Ifa y Xango Tentet: Twice Left Handed / Shavings

Dave Wayne By

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A culturally improbable collaboration of Brazilian, Portuguese, and Belgian musicians, the Ifa y Xango Tentet is easily one of the most adventurous large ensembles operating anywhere in the world today. Co-operative in nature, and playing entirely their own original compositions, the group's vision, as captured on Twice Left Handed / Shavings encompasses jazz, rock, post-rock, doom / sludge, free improvisation, musique concrète, and electronic dance music in equal measure. This might seem a complete mish-mosh from this admittedly inadequate portrayal, but Ifa y Xango's music is crafted with exceptional discipline, focus and clarity: traits rarely found in improvisational music these days. Each track on this too-brief album stands alone as a definitive artistic statement. It's almost as if each track was made by a different band—a sampler of sorts—yet the musicians' individual personalities shine through.

Three of the musicians involved here—keyboardist Seppe Gebruers, bassist Laurens Smet, and saxophonist Viktor Perdieus—are members of Bambi Pang Pang, an acoustic jazz quartet featuring jazz legend Andrew Cyrille on drums. Ifa y Xango drummer Joao Lobo is known for his work as a bandleader and as a sideman with Enrico Rava, Scott Fields, and Roswell Rudd. But none of these musical associations mean anything in the context of Ifa y Xango. The music on Twice Left Handed / Shavings really stands apart from jazz, or even avant-garde jazz. There is really something else going on here.

The album's centerpiece is its final cut, "Shavings," a nearly 15-minute long exploration of heavy electronic improvised funk that expands on the experimental edges of Miles Davis' On The Corner (Columbia Records, 1972). Soloists keep their statements concise, peeping in and out at will from the dense interweave of percussion, bass and electronics. Superimposed on this deftly pulsating polyrhythmic sound collage are remarkably sweet melodic passages: some of which recall the dulcet tones of Haitian or Guadeloupean dance music. It's bizarre, but it works.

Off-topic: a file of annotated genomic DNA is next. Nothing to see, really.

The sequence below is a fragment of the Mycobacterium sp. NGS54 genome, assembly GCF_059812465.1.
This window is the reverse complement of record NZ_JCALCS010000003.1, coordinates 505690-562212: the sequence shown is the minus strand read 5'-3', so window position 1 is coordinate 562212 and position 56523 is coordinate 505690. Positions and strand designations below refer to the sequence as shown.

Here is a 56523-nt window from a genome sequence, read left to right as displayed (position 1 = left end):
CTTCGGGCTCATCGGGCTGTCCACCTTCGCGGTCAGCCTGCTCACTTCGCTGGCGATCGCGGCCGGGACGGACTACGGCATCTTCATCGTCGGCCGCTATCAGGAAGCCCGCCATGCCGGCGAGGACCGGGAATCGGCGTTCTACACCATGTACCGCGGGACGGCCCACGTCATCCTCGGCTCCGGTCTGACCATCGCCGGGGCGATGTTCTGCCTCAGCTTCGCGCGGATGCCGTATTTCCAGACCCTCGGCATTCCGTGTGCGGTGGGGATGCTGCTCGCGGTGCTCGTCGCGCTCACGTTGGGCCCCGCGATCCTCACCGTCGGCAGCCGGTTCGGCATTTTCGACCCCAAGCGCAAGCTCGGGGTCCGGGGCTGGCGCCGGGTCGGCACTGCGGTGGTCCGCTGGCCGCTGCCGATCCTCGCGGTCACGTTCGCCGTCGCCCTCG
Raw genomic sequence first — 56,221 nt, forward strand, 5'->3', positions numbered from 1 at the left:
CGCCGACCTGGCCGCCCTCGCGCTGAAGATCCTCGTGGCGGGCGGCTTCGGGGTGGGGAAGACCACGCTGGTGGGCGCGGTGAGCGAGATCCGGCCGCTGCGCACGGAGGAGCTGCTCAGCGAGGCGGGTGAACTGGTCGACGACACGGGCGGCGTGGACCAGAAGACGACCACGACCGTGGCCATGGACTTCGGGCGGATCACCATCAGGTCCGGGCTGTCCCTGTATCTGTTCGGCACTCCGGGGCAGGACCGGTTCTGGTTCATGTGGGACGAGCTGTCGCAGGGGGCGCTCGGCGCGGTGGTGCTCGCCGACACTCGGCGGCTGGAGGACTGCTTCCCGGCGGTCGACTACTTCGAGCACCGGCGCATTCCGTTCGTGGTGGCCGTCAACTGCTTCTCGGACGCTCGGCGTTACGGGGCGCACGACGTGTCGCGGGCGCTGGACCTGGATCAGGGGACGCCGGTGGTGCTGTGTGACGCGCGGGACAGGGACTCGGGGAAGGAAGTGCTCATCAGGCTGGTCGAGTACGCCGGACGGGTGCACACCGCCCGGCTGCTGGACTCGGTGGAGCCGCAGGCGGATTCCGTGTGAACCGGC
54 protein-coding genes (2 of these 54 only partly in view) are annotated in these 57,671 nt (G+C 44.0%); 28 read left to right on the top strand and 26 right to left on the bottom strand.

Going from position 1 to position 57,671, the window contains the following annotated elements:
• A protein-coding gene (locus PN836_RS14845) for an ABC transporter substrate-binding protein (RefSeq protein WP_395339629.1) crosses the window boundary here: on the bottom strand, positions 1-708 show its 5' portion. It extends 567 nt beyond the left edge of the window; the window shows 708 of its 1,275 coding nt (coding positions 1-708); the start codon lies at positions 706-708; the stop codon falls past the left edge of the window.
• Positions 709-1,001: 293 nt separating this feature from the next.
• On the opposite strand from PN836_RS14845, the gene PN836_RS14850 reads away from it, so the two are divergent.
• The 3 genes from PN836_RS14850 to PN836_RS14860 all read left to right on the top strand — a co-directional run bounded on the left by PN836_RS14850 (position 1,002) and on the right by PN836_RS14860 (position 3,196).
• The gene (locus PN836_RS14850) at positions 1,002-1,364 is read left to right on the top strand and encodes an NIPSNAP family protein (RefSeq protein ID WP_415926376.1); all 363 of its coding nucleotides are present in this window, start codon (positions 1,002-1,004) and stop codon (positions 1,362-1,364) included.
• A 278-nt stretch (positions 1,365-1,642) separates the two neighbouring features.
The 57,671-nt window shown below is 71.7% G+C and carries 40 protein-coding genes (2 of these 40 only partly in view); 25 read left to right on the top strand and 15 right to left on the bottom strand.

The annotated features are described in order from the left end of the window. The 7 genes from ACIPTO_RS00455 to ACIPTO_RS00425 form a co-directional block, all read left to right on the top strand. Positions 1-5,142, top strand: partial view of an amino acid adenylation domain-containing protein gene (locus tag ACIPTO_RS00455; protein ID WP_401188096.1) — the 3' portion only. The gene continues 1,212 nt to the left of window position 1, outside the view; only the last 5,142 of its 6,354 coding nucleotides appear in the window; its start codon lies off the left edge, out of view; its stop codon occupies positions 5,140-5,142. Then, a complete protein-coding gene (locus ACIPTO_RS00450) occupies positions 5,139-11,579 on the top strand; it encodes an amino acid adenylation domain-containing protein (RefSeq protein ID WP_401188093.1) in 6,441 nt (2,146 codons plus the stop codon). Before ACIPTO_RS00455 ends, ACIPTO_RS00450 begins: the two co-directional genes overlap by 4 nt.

The preceding four tracks dip into completely distinct and well-defined sound worlds. The twin drumsets of Lobo and Ruben Pensaert open "Kamchatka" at an impossibly slow tempo (the doom / sludge influence mentioned above). The plodding beat is overlain by a series of enormous ensemble chords that dissolve into drones: some instruments (Moog bass, reeds, brass) sustaining through several pulses, others (guitar, percussion) dying out more rapidly. The granularity of the sound itself sustains interest, though Perdieus and Niels Van Heertum blow ecstatic solos above the din.

The droning twang and scraped chords of Bert Cools' and Ruben Machtelinckx' guitars on "Fjaka" evokes images of post-apocalyptic, blown-out desert landscapes. Strains of post-rock also inform "Moedwil," a brief almost ambient piece that certainly could have been extended a bit. "Gamma" starts out as an delicate, minimal drone piece for saxophones and euphonium, but gets subverted by blasts of percussion and electronics. The horns prevail to the end, however, establishing an icily beautiful soundscape.

Ifa y Xango are clearly thinking well beyond the boundaries of what is known and accepted within any given musical genre, be it jazz or rock or whatever. Monumentally trangressive, the music on Twice Left Handed / Shavings will delight some, and infuriate others. This album is easily one of the most adventurous, daring, and accomplished recordings of 2015.

Track Listing: Kamchatka; Fjaka; Gamma; Moedwil; Shavings.

Personnel: Filipe Nader: alto saxophone; Viktor Perdieus: tenor saxophone; Niels van Heertum: euphonium; João Lobo: drums; Ruben Pensaert: drums; Sep François: percussion; Seppe Gebruers: keyboards and electronics; Bert Cools: guitar and electronics; Ruben Machtelinckx: guitar and electronics; Laurens Smet: bass and electronics.

Title: Twice Left Handed / Shavings | Year Released: 2015 | Record Label: El Negocito Records


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